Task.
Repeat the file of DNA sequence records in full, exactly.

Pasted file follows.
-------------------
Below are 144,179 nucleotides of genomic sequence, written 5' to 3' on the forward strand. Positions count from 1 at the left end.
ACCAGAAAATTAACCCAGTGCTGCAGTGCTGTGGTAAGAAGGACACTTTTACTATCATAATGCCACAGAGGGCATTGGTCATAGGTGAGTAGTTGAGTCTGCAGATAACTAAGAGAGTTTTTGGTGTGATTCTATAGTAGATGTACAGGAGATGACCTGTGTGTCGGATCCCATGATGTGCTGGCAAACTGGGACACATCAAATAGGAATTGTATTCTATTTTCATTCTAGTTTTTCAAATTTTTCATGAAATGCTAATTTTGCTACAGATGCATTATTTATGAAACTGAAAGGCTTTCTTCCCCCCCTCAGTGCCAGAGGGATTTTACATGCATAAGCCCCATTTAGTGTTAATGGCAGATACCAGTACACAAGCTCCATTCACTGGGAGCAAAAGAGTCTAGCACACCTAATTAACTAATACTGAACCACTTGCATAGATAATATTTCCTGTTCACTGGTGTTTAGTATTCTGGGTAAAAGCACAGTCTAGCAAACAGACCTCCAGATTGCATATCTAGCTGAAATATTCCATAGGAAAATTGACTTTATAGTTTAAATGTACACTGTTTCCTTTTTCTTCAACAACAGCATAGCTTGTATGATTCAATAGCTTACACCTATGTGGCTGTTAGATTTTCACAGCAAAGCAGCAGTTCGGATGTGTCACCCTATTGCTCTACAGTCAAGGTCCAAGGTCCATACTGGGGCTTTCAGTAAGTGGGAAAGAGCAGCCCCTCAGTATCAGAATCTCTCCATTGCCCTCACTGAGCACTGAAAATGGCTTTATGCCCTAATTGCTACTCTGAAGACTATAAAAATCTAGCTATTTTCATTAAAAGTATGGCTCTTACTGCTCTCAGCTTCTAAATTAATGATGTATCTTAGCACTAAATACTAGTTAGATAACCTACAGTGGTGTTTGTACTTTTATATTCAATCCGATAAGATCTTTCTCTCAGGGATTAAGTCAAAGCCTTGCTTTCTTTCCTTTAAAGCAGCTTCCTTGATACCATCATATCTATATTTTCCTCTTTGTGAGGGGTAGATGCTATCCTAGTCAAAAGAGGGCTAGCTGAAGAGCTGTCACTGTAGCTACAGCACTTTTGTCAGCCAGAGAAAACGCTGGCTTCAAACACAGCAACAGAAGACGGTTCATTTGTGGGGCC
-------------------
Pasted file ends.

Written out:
Below are 144,179 nucleotides of genomic sequence, written 5' to 3' on the forward strand. Positions count from 1 at the left end.
ACCAGAAAATTAACCCAGTGCTGCAGTGCTGTGGTAAGAAGGACACTTTTACTATCATAATGCCACAGAGGGCATTGGTCATAGGTGAGTAGTTGAGTCTGCAGATAACTAAGAGAGTTTTTGGTGTGATTCTATAGTAGATGTACAGGAGATGACCTGTGTGTCGGATCCCATGATGTGCTGGCAAACTGGGACACATCAAATAGGAATTGTATTCTATTTTCATTCTAGTTTTTCAAATTTTTCATGAAATGCTAATTTTGCTACAGATGCATTATTTATGAAACTGAAAGGCTTTCTTCCCCCCCTCAGTGCCAGAGGGATTTTACATGCATAAGCCCCATTTAGTGTTAATGGCAGATACCAGTACACAAGCTCCATTCACTGGGAGCAAAAGAGTCTAGCACACCTAATTAACTAATACTGAACCACTTGCATAGATAATATTTCCTGTTCACTGGTGTTTAGTATTCTGGGTAAAAGCACAGTCTAGCAAACAGACCTCCAGATTGCATATCTAGCTGAAATATTCCATAGGAAAATTGACTTTATAGTTTAAATGTACACTGTTTCCTTTTTCTTCAACAACAGCATAGCTTGTATGATTCAATAGCTTACACCTATGTGGCTGTTAGATTTTCACAGCAAAGCAGCAGTTCGGATGTGTCACCCTATTGCTCTACAGTCAAGGTCCAAGGTCCATACTGGGGCTTTCAGTAAGTGGGAAAGAGCAGCCCCTCAGTATCAGAATCTCTCCATTGCCCTCACTGAGCACTGAAAATGGCTTTATGCCCTAATTGCTACTCTGAAGACTATAAAAATCTAGCTATTTTCATTAAAAGTATGGCTCTTACTGCTCTCAGCTTCTAAATTAATGATGTATCTTAGCACTAAATACTAGTTAGATAACCTACAGTGGTGTTTGTACTTTTATATTCAATCCGATAAGATCTTTCTCTCAGGGATTAAGTCAAAGCCTTGCTTTCTTTCCTTTAAAGCAGCTTCCTTGATACCATCATATCTATATTTTCCTCTTTGTGAGGGGTAGATGCTATCCTAGTCAAAAGAGGGCTAGCTGAAGAGCTGTCACTGTAGCTACAGCACTTTTGTCAGCCAGAGAAAACGCTGGCTTCAAACACAGCAACAGAAGACGGTTCATTTGTGGGGCC